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Post by RWS » Fri Nov 02, 2007 12:23 am

(Or, if you'd rather be really old-fashioned, a blessed All Hallows'.)

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Re: What happened at the tomb the day before the funeral

Post by RWS » Tue Nov 06, 2007 7:08 pm

Thank you, EE.UU., for telling us this. I've long suspected (from visits to Chilean kinsmen and friends, short residence in Buenos Aires, etc.) that something like this occurs but never knew certainly.
eeuunikkeiexpat wrote:. . . . I wonder if I could ever do this very close-in contact work with bones, hair, casket remnants and dust and debris from the dead whether it be a stranger or family member?
Good question. I doubt that we could: northwestern European culture (which, Nikkei or not, is as a native American your native culture) is both too rational and, oddly, too distant from the necessary involvement. Hmm . . . ill-phrased on my part; after a day of disorientation in the wilds of northern Vermont, though, I can do no better.

I find these rites of kindness to the dead touching. I just don't know that I could participate with the feellings proper to the occasional, even though I'm grateful that others can. Perhaps someday. Or perhaps I'll never need to know.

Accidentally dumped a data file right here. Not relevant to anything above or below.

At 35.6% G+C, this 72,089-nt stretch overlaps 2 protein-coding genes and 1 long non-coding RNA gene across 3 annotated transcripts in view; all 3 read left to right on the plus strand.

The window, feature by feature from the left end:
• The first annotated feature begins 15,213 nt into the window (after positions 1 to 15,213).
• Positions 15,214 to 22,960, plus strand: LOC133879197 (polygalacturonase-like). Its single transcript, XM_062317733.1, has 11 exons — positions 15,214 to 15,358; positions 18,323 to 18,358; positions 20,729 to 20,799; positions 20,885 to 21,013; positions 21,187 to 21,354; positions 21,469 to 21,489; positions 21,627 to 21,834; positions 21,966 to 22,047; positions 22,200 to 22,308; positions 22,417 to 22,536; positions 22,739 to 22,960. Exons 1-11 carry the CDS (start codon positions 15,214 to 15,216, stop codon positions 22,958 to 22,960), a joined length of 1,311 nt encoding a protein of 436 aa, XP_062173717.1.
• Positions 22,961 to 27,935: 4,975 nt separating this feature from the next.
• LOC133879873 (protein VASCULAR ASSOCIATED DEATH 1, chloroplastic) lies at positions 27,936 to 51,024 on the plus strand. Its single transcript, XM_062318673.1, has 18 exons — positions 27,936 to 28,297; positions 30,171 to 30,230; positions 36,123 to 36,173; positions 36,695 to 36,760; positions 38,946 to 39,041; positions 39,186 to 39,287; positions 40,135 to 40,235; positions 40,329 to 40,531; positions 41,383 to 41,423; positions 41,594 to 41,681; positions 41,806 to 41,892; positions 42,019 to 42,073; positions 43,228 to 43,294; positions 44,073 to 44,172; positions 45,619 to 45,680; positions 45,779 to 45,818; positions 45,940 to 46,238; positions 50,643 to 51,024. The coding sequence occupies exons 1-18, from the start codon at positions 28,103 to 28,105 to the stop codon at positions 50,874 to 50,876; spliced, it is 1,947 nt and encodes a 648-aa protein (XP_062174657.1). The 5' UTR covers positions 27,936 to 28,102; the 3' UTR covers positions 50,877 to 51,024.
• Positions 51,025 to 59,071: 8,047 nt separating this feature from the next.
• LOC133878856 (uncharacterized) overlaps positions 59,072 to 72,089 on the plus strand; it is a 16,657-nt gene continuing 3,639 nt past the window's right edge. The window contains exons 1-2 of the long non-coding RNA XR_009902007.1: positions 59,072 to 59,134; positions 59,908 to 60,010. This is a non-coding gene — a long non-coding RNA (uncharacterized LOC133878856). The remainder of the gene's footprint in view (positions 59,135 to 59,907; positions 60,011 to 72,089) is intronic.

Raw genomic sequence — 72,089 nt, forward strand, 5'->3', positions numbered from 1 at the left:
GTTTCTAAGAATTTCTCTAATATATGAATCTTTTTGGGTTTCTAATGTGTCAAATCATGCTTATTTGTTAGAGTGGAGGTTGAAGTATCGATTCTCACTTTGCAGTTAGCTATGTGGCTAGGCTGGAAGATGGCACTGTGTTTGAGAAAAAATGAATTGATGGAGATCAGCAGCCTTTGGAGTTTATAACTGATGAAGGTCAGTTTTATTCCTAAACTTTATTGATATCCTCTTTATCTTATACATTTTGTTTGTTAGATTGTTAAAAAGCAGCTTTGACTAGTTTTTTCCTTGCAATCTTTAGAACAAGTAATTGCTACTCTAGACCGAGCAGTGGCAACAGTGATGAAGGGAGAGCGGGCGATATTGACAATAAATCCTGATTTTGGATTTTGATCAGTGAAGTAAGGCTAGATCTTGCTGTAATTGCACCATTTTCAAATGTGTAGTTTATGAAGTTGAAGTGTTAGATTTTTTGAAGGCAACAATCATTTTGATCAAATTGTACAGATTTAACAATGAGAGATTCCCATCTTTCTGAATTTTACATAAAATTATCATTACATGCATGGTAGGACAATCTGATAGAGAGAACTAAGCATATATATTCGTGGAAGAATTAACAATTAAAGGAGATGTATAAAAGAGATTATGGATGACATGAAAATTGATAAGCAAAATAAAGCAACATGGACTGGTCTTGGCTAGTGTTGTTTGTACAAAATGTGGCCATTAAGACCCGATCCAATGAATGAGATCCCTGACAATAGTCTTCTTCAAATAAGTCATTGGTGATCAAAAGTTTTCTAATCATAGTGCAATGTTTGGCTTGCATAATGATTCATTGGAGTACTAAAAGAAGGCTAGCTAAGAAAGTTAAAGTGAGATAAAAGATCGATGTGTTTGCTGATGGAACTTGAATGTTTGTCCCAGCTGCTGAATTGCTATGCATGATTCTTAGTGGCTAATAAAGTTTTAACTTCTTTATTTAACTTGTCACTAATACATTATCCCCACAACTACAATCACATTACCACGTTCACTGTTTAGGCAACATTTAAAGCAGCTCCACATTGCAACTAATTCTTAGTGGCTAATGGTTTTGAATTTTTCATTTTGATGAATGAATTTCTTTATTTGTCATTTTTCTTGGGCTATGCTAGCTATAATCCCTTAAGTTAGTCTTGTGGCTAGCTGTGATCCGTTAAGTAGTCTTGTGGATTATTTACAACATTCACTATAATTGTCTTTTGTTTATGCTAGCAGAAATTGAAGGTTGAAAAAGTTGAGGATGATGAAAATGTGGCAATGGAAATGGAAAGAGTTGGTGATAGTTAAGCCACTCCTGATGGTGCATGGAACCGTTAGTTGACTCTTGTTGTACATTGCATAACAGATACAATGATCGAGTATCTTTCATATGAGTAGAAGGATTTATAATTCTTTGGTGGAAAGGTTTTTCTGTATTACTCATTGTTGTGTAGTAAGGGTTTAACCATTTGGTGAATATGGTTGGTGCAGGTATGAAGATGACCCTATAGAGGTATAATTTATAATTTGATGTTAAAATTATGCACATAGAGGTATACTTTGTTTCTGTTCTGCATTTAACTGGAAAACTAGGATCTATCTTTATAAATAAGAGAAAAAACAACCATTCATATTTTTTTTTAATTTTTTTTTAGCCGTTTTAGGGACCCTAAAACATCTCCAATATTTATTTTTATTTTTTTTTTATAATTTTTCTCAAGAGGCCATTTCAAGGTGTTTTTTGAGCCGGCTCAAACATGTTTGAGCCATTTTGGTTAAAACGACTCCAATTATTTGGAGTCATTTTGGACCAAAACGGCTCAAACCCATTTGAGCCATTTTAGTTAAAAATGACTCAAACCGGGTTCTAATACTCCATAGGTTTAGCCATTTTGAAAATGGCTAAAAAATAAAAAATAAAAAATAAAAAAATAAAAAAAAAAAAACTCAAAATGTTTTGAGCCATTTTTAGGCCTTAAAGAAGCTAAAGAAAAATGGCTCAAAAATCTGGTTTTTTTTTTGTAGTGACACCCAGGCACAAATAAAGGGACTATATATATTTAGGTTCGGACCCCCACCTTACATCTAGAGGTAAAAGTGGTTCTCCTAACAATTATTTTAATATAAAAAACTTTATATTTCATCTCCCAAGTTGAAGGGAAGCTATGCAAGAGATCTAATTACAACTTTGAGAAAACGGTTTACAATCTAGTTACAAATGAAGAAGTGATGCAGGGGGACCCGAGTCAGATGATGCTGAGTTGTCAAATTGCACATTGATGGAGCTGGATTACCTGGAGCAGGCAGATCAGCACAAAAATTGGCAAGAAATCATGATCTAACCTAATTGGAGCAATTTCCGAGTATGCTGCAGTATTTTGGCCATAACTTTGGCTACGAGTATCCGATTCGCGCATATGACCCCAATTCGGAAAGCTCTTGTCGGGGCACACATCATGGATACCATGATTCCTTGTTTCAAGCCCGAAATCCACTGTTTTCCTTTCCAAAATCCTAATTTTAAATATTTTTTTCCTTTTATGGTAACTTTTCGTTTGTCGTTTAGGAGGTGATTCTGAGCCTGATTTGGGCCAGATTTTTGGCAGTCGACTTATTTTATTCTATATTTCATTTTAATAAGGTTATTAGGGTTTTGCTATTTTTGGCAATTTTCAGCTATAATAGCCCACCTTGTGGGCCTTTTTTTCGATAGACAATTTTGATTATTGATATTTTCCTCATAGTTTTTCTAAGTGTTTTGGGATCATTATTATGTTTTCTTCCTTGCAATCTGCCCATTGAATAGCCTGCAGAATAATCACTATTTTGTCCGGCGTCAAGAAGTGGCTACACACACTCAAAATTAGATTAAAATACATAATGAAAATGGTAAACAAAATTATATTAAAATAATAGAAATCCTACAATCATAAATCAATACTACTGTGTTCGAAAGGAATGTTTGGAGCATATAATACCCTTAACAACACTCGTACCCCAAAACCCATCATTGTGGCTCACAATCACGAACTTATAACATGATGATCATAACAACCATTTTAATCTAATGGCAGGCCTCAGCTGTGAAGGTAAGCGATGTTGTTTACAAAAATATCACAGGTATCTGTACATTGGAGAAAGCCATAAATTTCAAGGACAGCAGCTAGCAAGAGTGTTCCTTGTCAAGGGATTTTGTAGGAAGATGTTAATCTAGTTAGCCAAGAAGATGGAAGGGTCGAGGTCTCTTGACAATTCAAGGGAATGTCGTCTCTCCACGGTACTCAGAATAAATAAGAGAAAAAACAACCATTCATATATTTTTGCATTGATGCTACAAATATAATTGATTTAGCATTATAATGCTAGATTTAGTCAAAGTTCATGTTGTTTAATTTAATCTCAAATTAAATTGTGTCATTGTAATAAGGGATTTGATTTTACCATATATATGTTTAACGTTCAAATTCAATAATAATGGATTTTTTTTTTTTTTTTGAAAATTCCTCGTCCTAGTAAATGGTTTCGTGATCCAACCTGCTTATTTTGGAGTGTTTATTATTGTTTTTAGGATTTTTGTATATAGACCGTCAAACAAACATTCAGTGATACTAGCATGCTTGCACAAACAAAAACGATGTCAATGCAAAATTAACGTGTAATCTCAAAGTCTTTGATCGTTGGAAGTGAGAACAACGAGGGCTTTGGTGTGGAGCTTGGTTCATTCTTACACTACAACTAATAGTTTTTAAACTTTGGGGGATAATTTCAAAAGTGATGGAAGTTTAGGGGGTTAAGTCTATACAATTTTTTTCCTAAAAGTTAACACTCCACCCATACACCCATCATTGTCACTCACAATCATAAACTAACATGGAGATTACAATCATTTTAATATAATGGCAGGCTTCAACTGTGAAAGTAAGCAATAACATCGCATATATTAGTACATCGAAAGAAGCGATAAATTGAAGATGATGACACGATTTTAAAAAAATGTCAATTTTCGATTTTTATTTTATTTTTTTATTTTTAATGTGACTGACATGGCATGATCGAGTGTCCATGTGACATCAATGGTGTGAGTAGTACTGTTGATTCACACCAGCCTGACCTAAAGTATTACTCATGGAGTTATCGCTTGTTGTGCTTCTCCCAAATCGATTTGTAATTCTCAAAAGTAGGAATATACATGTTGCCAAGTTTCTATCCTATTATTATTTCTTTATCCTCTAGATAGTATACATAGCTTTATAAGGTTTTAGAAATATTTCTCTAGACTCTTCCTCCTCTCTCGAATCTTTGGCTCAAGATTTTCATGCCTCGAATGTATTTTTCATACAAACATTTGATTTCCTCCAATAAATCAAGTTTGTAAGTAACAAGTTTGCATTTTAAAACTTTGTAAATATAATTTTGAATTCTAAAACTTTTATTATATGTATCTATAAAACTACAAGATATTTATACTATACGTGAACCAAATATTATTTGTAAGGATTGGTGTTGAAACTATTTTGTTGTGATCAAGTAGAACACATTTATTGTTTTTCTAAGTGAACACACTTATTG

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Post by admin » Sun Nov 11, 2007 11:14 am

In Guatemala everyone would go out and fly kites at the cemetery. It turned in to a real carnival atmosphere with kite contest and corporate sponsors for the teams. Some of the kites where around 6 to 9 meters across (yea, very hard to fly).

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Re: What happened at the tomb the day before the funeral

Post by Gloria » Mon Nov 12, 2007 12:20 pm

eeuunikkeiexpat wrote:
I wonder if I could ever do this very close-in contact work with bones, hair, casket remnants and dust and debris from the dead whether it be a stranger or family member?
I'm almost certain they chose to do it themselves but you can pay someone to do all the tidied up.I personally wouldn't do it, so it's a matter of choice.
I'm from the generation of common sense, wisdom and unfiltered answers. I sayeth as I seeth.